By RASHAD ROLLE
Tribune Staff Reporter
THE government’s repeated delay of its proposed constitutional referendum shows that the Christie administration does not care about the rights of women, DNA leader Branville McCartney said yesterday.
Mr McCartney’s statements came as the government missed another self-imposed deadline to hold the referendum, which Prime Minister Perry Christie had pledged would be held by the end of June.
The government has said the planned referendum will deal with the issues of gender inequality in the constitution.
“Over the course of his term in office thus far, Mr Christie has paid only lip service to the idea of female empowerment and equality while allowing those under his direction to further trample on the freedoms of Bahamian women across this great country,” Mr McCartney said.
Shortly after it won the 2012 election, the government pledged to hold a referendum on gender equality.
“More than 50 years since the women’s suffrage movement, months after receiving the recommendations of the Constitutional Commission, and more than two years in office, this government has not seen fit to make good on this promise,” he said.
“Prime Minister Perry Christie has instead postponed the date of the planned referendum twice and his administration has, during this time, failed to undertake the promised educational campaign intended to make the public more aware of the key points at the heart of this very important issue.”
Mr McCartney said his party is not surprised by the constitutional referendum delay, adding that parallels could be drawn between the issue and the Christie administration’s handling of value added tax, national health insurance, the implementation of a Freedom of Information Act and the implementation of the sexual offender’s registry.
“The government has faltered consistently, failing not only to meet its own self-imposed deadlines, but also in providing the public with the necessary updates required to inspire confidence in the electoral process,” he said.
While noting the importance of the constitutional referendum on women’s rights, Mr McCartney said the Christie administration has cast a shadow of doubt over future referendums because of its handling of last year’s gambling vote.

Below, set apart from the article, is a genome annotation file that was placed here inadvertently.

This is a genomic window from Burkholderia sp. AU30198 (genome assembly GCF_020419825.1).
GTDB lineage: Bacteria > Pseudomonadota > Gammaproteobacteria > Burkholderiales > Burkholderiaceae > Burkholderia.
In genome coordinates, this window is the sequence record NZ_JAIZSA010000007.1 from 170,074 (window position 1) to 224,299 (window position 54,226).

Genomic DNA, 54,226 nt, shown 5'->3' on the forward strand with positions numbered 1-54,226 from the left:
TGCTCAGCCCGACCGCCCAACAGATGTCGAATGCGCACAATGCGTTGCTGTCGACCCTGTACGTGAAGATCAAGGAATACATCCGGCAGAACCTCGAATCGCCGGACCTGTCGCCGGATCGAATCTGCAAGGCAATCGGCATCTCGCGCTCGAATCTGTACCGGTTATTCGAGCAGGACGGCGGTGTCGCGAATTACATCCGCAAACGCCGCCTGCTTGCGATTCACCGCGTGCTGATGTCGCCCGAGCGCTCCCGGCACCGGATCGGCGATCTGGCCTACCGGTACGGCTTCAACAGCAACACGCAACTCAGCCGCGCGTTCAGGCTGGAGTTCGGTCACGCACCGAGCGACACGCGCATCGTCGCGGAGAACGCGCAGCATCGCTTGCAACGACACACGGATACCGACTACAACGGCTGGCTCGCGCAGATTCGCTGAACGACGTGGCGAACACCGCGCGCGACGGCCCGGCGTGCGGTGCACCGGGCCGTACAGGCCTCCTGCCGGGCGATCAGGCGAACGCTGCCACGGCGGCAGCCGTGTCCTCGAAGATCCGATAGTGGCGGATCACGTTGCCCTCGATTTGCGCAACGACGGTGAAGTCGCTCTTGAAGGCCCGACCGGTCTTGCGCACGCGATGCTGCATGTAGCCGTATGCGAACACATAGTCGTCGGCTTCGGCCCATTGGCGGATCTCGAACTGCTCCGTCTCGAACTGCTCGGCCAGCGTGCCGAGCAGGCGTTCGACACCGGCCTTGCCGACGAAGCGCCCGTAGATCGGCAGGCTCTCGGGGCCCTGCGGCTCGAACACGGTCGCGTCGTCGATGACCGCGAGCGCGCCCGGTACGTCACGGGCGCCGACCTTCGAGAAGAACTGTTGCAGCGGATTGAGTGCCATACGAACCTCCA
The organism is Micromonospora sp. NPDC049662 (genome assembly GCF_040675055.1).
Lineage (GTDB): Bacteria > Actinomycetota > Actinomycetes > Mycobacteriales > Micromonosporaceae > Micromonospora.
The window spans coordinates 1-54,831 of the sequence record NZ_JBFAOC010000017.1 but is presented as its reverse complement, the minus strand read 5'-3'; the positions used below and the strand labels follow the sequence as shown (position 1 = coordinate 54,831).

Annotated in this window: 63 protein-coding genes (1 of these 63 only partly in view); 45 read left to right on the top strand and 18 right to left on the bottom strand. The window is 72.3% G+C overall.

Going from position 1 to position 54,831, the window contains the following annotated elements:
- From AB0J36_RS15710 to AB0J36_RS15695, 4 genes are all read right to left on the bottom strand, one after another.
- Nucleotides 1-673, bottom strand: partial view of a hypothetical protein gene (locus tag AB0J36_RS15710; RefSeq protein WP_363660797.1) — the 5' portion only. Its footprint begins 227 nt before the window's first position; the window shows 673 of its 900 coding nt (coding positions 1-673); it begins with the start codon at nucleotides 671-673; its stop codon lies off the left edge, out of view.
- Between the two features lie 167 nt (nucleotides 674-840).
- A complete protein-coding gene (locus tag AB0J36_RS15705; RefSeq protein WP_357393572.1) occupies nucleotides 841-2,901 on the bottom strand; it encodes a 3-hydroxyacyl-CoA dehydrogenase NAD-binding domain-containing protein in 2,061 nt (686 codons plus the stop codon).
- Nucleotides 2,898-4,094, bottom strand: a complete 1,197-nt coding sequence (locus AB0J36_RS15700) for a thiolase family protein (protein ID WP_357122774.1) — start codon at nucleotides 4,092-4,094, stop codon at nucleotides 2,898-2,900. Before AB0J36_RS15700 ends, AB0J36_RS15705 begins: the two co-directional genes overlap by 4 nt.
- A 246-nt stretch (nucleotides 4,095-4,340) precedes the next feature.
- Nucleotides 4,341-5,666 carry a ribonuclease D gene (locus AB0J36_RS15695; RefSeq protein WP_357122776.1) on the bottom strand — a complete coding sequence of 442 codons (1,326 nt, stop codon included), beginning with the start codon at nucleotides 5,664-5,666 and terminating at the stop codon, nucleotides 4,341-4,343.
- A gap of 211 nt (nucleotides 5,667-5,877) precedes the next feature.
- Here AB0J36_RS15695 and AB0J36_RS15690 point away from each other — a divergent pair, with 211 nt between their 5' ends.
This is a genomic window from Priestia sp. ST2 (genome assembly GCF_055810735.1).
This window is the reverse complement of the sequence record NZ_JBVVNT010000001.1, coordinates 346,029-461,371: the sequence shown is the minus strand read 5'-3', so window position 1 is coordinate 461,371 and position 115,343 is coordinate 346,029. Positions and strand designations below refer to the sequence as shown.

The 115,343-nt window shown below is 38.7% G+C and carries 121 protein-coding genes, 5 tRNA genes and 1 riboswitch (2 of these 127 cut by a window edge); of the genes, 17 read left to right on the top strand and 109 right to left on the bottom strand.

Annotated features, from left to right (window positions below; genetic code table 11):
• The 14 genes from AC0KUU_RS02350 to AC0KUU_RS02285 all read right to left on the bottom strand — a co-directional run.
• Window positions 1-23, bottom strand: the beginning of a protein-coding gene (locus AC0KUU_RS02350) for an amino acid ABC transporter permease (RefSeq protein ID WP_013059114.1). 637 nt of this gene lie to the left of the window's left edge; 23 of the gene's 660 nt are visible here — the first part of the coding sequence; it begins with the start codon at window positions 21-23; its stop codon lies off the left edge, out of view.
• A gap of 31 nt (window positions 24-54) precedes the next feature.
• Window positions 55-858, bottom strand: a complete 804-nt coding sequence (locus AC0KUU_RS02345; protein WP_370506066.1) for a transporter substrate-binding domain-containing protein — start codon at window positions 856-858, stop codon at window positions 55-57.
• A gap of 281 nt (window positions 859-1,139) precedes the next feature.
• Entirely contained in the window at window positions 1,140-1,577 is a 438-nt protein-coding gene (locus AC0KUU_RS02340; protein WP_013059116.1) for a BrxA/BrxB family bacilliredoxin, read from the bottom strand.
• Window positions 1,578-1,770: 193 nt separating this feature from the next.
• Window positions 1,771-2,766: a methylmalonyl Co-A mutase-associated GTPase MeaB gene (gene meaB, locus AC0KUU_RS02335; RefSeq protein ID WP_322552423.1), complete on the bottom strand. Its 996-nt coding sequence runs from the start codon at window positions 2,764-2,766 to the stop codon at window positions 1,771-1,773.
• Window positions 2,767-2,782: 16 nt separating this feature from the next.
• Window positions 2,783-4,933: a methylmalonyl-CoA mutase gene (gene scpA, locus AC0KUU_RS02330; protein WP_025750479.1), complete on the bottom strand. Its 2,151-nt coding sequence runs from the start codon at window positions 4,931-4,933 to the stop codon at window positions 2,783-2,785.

He said: “The government’s amateurish handling of the gaming referendum and the subsequent decision to go against the will of the people in that regard is additional proof of this government’s ineptitude and lack of focus.
“The decision to regulate the industry after a resounding ‘no’ at the polls has only further undermined the public’s faith in our country’s still developing democracy and has undoubtedly cast a shadow of doubt over any future referendums. How can the electorate be sure that the government will honour the outcome of the vote? How can Bahamian women trust that the rights they vote to protect will not be overturned at the whim of an indecisive leader?”
Last October, Prime Minister Perry Christie announced that the government would bring the necessary bills for the vote to the House of Assembly before the end of last year. At the time, he also pledged that vote would take place before the end of June 2014.
However, the bills have not yet been brought to Parliament and the government has not started its long promised educational campaign ahead of the process.
Early last year, Mr Christie said the referendum that aims to reform the country’s outdated constitution was postponed to late November 2013 to “foster the widest possible dialogue and public education well in advance of the referendum”.
The prime minister had initially said the vote would be held around June 2013 ahead of the 40th year of independence celebrations.
In 2002, the government, led by former Prime Minister Hubert Ingraham, held a referendum that asked voters, among other things, if they supported the removal of constitutional discrimination against women.
The majority of people who voted in that poll said no to both questions.
The Progressive Liberal Party, which was in opposition at the time and led by Mr Christie, urged the electorate to vote no, citing a flawed process.